Predictions follow a pattern similar to actual fuel requirements, but lack consistency. And/or the predicted coordinates are inaccurately
indicated.
No pattern exists and the predicted coordinates are inaccurately indicated.

Topics: exponents, linear equations, functions

Summary:
Students will choose the best rate of pay given 3 choices. The answer is not obvious and will require a little investigation to find a good
choice.

Print Materials Needed:
One Grain of Rice: A Mathematical Folktale by Demi

Resources:

Resource Attachments:

Notes:

When using internet links above, use the key words "exponential growth."

Student Directions:
You have taken a job building a fence around a swimming pool. You have 30 days to complete the task. The owner who hired you has
offered to pay you in one of three ways. 1) He will give you a flat rate of \$1000. 2) Pay you \$10 each day that you work. 3) He will give
you a penny the first day and double your salary each day. The pattern will continue throughout the 30 days. (.01, .02, .04, .08)
Which method of payment will you choose? Create a table and a graph to prove that you have chosen the best way to make the most
money. Then write an equation for each payment option and decide if it is a funtion.

Rubric(s)

Rubric: What will you choose?

Summary:
Students are given an option of three pay plans. They are to choose the one that they think will pay them the most and provide evidence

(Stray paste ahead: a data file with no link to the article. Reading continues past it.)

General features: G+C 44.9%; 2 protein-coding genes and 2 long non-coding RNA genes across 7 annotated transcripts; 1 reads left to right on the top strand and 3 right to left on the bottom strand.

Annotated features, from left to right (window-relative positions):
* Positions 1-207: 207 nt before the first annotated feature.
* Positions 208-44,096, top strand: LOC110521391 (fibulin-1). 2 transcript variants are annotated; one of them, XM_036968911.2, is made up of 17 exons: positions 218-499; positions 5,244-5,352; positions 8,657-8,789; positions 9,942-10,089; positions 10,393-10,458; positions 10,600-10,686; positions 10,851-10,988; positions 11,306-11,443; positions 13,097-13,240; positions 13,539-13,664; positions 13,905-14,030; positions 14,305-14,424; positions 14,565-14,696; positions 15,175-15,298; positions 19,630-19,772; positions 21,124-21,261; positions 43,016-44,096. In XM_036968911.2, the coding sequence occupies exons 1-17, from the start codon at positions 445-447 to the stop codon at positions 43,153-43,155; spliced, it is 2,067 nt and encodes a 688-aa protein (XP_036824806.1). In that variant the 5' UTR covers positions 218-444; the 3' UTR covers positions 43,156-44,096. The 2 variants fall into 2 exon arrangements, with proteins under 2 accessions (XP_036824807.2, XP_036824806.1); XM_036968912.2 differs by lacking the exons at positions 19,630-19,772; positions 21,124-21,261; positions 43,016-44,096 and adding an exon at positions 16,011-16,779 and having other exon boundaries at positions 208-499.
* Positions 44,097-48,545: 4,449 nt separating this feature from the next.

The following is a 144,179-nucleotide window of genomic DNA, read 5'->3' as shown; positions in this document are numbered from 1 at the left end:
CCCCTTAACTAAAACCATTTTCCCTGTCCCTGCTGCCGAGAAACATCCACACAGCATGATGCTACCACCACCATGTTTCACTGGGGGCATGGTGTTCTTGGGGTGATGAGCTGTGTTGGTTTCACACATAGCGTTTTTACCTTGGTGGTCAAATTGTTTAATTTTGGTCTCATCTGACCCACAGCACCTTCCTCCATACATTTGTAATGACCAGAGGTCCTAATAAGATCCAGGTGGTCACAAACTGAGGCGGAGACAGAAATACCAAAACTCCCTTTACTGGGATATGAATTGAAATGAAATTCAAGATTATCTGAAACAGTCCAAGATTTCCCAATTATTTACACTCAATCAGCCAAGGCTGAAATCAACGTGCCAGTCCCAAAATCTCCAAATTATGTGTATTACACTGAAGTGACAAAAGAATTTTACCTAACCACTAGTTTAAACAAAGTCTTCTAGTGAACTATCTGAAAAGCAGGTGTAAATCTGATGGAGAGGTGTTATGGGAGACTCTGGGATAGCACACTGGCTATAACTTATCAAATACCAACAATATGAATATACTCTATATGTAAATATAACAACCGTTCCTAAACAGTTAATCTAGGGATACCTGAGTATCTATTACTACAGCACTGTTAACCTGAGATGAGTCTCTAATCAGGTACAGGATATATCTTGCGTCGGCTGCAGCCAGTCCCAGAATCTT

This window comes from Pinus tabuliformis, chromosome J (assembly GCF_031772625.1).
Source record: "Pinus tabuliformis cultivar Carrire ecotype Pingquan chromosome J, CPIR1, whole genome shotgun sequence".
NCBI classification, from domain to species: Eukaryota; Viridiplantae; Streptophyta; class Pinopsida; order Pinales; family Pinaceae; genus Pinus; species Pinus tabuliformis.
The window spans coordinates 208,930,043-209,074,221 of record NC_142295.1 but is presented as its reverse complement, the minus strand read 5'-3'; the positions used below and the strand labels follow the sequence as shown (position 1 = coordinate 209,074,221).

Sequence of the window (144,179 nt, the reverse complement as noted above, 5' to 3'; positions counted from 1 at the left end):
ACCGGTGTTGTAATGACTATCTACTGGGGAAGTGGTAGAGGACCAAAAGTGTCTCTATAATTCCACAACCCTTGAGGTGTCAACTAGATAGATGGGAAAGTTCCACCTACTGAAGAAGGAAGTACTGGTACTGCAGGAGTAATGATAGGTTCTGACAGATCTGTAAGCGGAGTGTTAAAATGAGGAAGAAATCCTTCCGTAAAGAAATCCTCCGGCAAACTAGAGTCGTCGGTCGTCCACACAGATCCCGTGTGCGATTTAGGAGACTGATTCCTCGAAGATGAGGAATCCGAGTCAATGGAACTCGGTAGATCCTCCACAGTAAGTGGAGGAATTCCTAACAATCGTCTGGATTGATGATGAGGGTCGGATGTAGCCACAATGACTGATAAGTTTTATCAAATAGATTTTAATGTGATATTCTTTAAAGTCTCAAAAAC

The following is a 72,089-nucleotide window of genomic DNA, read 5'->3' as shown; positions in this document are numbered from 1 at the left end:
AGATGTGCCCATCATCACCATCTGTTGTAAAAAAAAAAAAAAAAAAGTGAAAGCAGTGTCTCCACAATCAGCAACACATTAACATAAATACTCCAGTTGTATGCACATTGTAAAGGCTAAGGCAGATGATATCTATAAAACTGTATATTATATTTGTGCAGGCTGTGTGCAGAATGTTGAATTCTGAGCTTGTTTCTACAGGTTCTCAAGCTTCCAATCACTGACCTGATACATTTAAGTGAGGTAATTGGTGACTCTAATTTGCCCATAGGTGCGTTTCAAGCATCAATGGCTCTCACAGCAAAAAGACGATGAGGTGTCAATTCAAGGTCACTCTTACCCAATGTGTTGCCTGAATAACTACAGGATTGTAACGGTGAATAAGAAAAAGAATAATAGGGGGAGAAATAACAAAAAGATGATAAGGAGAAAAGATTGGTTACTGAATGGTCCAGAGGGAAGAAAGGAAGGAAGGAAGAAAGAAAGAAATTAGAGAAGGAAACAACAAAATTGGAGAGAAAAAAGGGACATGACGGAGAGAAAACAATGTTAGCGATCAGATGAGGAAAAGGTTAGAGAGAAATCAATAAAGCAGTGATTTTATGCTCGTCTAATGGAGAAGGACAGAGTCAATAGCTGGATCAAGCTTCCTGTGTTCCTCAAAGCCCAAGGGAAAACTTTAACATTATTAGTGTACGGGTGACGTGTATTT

to back their reasoning.

Trait: Create a Table
Performance Type: Display.

Level 1: Proficient
Level 2: Developing
Level 3: Beginner
Level 4: Needs Improvement

Students create an accurate table for each payment plan. The table shows an accurate amount for each of the 30 days and total
payment he/she would receive with each plan. Students are able to easily decide which payment plan they would choose.
The table shows each payment plan and the patterns evident. Very few mathematical mistakes were made and students were able to
determine which plan would give them the most money.
Students were able to develop a table for all three payment plans but mathematical mistakes were made and the choice of which plan to
take was not obvious.
Students create a table but it is inaccurate, does not include all 30 days, and an payment choice is not obvious.

Trait: Graph it!
Performance Type: Display.

Level 1: Proficient
Level 2: Developing
Level 3: Beginner
Level 4: Needs Improvement

Students are able to use the table to create an accurate graph. They can determine a slope (if there is one) and determine if the
equation is linear.
Students can create a graph but some of the points are not accurate. They can tell whether or not an equation has a slope and if it is
linear.
Students points are not accurate. Students can tell which plan will produce the most amount of money.
Students graphs are unacceptable and no answer choice is obvious.

Trait: Write an Equation
Performance Type: Process.

Level 1: Proficient
Level 2: Developing
Level 3: Beginner
Level 4: Needs Improvement

Students wrote accurate equations for each of the three payment options and were able to determine whether or not it was a function.
Students wrote an accurate equation for each payment plan.
Students wrote an equation but it was not accurate. They were able to explain their reasoning behind the equation.
Students wrote an inaccurate equation and were not able to explain their work.

Other assessment evidence to be collected:
The students will take a quiz on slope and intercepts.

Process check
The student will demonstrate, either by written explanation or oral explanation/example, the relation between the slope of a line and
the x,y-intercepts.

Stage 3: Plan Learning Experiences and Instruction
Learning Activities:
Read "0ne Grain of Rice" by Demi to students after they have completed the task. Ask them to predict the outcome
of the story.

Introduce unit with essential question. Brainstorm examples of mathematical patterns and how those patterns help